“Also, for that reason I can’t continue in the role. I will give the board of directors a possibility to identify a new CEO and chairman within the next very few weeks.”

RYVL was now left in the charge of its executive director Pietro Ranieri of the London-based Ranieri Group – reckoned to be one of the holding company’s largest firms. Ranieri was then designated executive chairman and interim CEO. 

Agencies that were part of the Ranieri Group within TMG included public relations firms Ranieri PR, R Project Sarl (also known as Reflexion Publique) Slingshot Sponsorship and Wildcard Communications Group.

Pietro Ranieri

Speaking to Mumbrella about the decision to go into administration, Ranieri said: “The last few months at RYVL were very tough. Once Jesper left, I had to act on the fact that TMG PLC, the company behind RYVL, was completely insolvent. 

“So as the only director I had to look to take the company into administration. That was the only option.”

Asked about the pivot to blockchain, Ranieri said: “RYVL as a group was focussed on digital marketing, I understood the strategy towards the investment in (blockchain specialist agency) Truth as it was pitched to us, for example. 

“I did not understand the synergy of Blockchain Nordic to the rest of the existing group.”

Ranieri also clarified that apart from the agencies in his group, the remainder of agencies within RYVL had already left or become insolvent.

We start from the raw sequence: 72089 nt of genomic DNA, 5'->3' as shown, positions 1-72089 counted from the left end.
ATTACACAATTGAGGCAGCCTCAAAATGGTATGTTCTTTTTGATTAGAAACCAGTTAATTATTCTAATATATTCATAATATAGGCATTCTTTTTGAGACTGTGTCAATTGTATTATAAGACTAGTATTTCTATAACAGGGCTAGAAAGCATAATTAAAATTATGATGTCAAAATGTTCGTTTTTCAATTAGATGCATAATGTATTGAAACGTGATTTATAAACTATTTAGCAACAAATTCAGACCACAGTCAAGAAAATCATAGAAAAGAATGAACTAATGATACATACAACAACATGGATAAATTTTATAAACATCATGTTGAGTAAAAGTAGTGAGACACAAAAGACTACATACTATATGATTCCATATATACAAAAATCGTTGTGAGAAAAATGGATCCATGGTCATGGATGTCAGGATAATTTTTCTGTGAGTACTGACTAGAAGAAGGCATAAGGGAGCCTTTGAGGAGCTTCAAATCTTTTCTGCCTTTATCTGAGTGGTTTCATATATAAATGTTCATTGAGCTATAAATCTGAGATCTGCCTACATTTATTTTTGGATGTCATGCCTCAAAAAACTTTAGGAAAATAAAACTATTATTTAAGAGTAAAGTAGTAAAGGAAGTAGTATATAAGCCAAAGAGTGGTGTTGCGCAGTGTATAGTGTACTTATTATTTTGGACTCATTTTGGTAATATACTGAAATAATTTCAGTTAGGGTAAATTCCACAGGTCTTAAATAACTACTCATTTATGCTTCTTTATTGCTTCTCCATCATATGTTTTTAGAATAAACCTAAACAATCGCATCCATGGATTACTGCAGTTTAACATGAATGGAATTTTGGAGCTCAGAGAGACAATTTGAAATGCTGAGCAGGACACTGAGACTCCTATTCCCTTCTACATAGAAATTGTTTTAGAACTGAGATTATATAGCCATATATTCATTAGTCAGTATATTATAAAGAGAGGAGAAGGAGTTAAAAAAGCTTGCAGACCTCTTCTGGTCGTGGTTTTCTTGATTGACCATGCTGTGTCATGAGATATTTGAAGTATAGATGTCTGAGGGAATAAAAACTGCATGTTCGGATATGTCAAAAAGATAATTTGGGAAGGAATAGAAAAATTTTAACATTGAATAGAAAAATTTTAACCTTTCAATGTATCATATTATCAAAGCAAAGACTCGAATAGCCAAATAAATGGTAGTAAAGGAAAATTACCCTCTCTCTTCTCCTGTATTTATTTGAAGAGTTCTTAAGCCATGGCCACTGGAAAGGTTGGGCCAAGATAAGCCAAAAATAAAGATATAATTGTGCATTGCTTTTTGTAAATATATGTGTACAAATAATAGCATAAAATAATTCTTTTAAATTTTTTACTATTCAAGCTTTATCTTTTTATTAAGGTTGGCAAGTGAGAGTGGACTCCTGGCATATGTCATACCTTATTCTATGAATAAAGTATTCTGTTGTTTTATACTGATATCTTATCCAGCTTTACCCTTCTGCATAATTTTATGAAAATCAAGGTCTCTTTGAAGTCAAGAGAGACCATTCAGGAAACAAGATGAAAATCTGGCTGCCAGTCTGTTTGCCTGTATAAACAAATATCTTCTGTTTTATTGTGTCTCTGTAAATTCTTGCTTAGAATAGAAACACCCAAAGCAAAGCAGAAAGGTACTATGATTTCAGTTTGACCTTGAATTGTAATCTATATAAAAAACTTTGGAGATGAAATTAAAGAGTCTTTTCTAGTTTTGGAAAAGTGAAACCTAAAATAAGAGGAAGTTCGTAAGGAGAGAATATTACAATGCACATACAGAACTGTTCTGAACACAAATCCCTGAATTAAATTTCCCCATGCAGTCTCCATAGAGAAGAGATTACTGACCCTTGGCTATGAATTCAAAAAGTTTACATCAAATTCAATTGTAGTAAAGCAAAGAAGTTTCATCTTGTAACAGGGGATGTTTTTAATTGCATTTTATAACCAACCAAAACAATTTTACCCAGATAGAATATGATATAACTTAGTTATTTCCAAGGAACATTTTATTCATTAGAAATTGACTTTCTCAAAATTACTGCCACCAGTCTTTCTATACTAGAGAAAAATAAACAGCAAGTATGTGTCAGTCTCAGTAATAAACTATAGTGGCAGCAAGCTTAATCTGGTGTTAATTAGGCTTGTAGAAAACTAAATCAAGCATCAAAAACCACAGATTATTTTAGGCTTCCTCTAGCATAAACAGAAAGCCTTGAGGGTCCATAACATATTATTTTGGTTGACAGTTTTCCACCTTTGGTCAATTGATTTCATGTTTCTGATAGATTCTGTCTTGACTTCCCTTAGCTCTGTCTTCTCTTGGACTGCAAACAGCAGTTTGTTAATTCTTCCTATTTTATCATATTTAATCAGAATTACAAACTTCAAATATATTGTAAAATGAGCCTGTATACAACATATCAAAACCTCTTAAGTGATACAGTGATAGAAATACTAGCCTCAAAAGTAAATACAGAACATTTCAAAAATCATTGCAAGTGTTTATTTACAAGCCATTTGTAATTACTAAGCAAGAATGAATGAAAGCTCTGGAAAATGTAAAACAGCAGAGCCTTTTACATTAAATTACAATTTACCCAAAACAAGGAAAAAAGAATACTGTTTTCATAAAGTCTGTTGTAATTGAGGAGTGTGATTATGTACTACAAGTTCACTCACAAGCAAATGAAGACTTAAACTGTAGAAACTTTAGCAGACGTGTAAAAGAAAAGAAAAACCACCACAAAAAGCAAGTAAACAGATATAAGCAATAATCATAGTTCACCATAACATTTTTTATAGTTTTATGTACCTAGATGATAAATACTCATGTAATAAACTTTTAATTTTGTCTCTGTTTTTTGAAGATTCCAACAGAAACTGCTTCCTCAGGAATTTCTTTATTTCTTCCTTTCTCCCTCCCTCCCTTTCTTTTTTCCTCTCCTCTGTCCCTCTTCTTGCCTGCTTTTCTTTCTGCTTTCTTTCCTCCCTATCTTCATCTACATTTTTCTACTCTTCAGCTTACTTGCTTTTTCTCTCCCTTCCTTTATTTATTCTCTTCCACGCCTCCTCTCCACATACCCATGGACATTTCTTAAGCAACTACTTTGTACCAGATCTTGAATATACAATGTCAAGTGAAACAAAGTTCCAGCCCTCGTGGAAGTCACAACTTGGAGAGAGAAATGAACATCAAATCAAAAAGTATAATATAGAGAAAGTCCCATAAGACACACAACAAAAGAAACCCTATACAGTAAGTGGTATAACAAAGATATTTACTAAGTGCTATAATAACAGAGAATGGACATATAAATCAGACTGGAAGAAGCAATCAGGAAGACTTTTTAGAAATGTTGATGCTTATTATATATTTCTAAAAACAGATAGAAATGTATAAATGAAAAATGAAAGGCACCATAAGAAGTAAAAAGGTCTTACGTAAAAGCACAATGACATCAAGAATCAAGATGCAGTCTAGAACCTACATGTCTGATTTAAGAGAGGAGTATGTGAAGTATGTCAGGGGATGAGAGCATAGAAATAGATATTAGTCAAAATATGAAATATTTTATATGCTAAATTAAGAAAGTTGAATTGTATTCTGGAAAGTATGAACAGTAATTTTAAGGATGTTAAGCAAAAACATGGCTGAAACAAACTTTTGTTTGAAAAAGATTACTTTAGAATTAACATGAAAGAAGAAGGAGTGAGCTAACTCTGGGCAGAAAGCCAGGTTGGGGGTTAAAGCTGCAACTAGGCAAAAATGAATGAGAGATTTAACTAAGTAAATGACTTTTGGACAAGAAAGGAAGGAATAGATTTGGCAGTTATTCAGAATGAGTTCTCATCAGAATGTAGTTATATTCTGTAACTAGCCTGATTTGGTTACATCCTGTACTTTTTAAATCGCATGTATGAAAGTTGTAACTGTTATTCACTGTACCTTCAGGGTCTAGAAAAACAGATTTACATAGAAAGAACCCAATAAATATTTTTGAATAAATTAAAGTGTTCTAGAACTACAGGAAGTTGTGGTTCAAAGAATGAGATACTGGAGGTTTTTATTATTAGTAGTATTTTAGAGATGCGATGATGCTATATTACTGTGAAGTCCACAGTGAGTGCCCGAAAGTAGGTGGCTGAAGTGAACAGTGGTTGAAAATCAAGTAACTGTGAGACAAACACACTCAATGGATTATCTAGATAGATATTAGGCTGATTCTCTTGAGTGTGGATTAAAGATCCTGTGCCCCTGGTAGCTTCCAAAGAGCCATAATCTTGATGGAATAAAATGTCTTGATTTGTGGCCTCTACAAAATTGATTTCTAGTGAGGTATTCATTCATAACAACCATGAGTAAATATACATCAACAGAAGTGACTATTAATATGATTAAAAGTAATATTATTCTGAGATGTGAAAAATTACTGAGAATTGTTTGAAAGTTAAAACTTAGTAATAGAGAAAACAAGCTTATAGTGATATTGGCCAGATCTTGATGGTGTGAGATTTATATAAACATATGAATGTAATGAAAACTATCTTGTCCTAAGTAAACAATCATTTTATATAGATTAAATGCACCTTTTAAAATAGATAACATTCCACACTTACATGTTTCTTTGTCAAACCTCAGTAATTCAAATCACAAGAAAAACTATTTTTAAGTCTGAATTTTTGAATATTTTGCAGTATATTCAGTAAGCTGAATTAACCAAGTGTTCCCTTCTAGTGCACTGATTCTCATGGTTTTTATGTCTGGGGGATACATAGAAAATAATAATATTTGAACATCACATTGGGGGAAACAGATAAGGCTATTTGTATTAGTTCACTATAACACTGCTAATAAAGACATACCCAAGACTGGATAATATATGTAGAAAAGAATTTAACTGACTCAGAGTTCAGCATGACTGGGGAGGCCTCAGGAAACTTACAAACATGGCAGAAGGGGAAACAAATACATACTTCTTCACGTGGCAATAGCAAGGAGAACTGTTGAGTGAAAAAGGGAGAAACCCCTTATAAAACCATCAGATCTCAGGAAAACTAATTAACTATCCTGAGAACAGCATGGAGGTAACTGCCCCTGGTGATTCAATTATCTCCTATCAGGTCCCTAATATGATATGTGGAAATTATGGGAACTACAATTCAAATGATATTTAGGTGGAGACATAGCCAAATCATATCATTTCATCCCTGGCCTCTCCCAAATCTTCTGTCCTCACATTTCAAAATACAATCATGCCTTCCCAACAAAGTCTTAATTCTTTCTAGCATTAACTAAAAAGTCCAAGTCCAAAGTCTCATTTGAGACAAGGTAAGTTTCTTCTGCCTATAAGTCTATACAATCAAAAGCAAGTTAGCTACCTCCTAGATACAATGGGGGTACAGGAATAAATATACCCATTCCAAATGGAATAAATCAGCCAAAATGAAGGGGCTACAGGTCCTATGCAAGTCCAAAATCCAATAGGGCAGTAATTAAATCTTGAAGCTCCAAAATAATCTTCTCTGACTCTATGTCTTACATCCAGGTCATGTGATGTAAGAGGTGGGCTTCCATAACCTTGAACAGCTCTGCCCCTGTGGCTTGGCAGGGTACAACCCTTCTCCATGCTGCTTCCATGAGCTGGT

Asked about the impact that RYVL going into administration had made on his business, Ranieri said: “From a management point of view it was very hard to plan ahead as we were very worried about the state of TMG and what that held for us. 

“It became very clear to me that Ranieri had to leave TMG to make sure that the jobs of the individuals within the agencies were protected long term. There was absolutely no future or rescue for RYVL/TMG.”

Asked about the lessons learnt from the RYVL experience, Ranieri said: “It has taught me a lot about many different aspects of business. 

“I’ve learnt a lot about M&A, firstly due diligence as a seller and then a buyer. I’ve learnt that in order to grow a business, you cannot solely rely on acquisition as a growth strategy. 

“Underlining the acquisition strategy has to be a real business plan that can win real clients with real services that pay real money. 

“Within RYVL, some of the agencies were making money, but none of them were making money with each other, a disaster waiting to happen. 

“I have also learnt a lot about how to take control of businesses structurally. RYVL/TMG never really had control of the businesses they acquired and geographically they were too spread out. So it was impossible for the management in hindsight to get them to work together, let alone control them and the founders. 

“Unfortunately we were all sold a dream that in hindsight was just a dream. But at the time many of us sold into TMG, we didn’t know any better, and you couldn’t argue with the way the share price was going up. 

“Overall lesson, if it looks too good to be true, it’s probably because it is too good to be true.”